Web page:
IBM Verse: Day One Usage

April 16, 2015

IBM has (finally) provisioned my Verse Basic account. How did Day One of Verse go for me?

Attempt One to log on to Verse resulted in this:


Hmm, refresh the browser.

Now, I see the login page. Again.

Attempt Two to log on to Verse resulted in this:


This appears in Chrome, version 41.0.2272.118 m, Firefox, version 37.0.1, and IE, version 9.0.36.

Now, I understand Tom’s post:



This isn’t as easy as I had hoped. Nor is it a “#NewWaytoWork.”

IBM Verse: It’s Started for Me

April 15, 2015

Nearly three months have passed since I signed up for the Verse program. Today was a milestone as I received an e-mail from IBM with a link to create my Verse Basic account.


Let the fun begin.

It’s Your Fault Cybercrime is Getting Easier

April 9, 2015

Interesting article from The Register.

. . . Around one in three (30 per cent) of end-users click through a malicious URL in an email even though they have been warned of the danger. “End users are increasingly desensitised from the warnings, don’t feel responsible and still lack enterprise-driven education,” according to Websense.

More >

For all the work that enterprise Information Security performs, it certainly appears to me that training the end-users to NOT click on suspicious email is not very high on their list. In fact, I would venture to guess that hardly any of the “Ivory Tower” Info Sec people even think to train their users, let alone send out fake spearfishing mail to see who is actually clicking on those links. Who better to train than the miscreants that continue to blindly infect their own workstations and the network, and who open the enterprise up for attack?

FAQ about IBM Verse Basic

April 6, 2015

“All” your questions about IBM Verse Basic have been answered in the FAQ about IBM Verse Basic.

There are some exceptions to this list, like the answer to Question 16:

Q16. How can my friends and family sign up for IBM Verse Basic?

Oh, it’s easy to sign up, but good luck with the acknowledgement, welcome e-mail, and a user name/password. I still haven’t received mine. And it’s been at least two months.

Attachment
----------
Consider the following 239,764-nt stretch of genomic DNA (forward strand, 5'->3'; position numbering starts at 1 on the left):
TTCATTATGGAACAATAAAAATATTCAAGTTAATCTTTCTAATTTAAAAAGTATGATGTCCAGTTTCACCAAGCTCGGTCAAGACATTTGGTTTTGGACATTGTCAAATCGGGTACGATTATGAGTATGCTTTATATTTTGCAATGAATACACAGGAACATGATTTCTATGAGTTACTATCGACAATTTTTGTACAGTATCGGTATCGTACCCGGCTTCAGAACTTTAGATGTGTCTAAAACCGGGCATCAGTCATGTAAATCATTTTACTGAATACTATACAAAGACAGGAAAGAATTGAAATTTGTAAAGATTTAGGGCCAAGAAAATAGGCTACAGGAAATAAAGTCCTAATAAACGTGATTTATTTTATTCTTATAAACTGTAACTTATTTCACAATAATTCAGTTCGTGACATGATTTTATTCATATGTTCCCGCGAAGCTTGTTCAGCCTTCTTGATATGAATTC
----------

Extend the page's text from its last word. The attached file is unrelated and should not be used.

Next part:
Thanks, Bruce, for the link.



IBM Alert: ‘Dyre Wolf’ Cyber Gang Uses Spear Phishing For $1 Million Cyberheists

April 6, 2015

Last week, IBM Security reported on an active cyberheist campaign using a variant of the Dyre Trojan that has successfully stolen more than $1 million at a time from targeted enterprise organizations.

This is not an issue with any IBM software, rather an interesting innovation from the once-simple Dyre malware by adding advanced social engineering tactics geared to circumvent two-factor authentication. In recent incidents, organizations have lost staggering amounts of $500,000 and $1.5 million to this sophisticated criminal cyber gang.

It’s the “social engineering” portion that shows organizations that no matter how sophisticated your defenses, your users are now, and probably always will be, the weakest link in your security efforts. I’m sure that training your users against social engineering is not a very high priority, but it should be at the top of your security efforts.

IBM is very clear as to what you need to do to combat spearfishing and social engineering:

Organizations will remain only as strong as their weakest link. Proactive end-user education and security awareness training continue to be critical in helping prevent incidents like the one described in this advisory. It is highly recommended to have periodic training for end-users on the types of threats they are likely to encounter and what actions they should or should not take, especially those users with access to corporate banking credentials. Users should be informed of the common techniques used by attackers, SPAM and phishing campaigns, as well as what actions the organization expects of them if and when they receive unusual emails, phone calls or other communications. Users should know how and who to contact to quickly report anomalies.

Consider doing periodic unannounced mock phishing exercises where the users receive emails or attachments that simulate malicious behavior. Metrics can be captured on how many potential incidents would have happened if it had been real.

You may read the full report here.

Old is New: Muting Threads or Conversations in IBM Verse

April 2, 2015

I was reminded this week that people have short attention spans.

IBM has released IBM Verse and one of the major features that IBM tours is muting threads or conversations in e-mail. That is, basically, if you are tired of being on an e-mail thread, you can “mute” it so that it does not appear.

This feature is not new.

From May 2010, I present to you how to mute threads and conversations in GMail and Outlook.

My fraternity mailing list is home to a great group of people, including some great entrepreneurs and some great investors. But when you get 400 opinionated MIT grads on a single mailing list, and the topic shifts to anything controversial, the discussion might explode. We’ve had well over 125 emails come through in the last three days after someone brought up the health care bill, and several folks have emailed to get off the discussion list list.

Don’t do that! Instead, use these super easy techniques to mute or filter the discussion out of your Inbox in less than 30 seconds. It’s faster than removing yourself from the mailing list, and better too, because when this discussion peters out, you’ll still be on the list in case something interesting comes up later.

Having some sort of parity with GMail and Outlook is good. Touting this as “new” is a bit disingenuous.

Thanks for the reminder, vowe.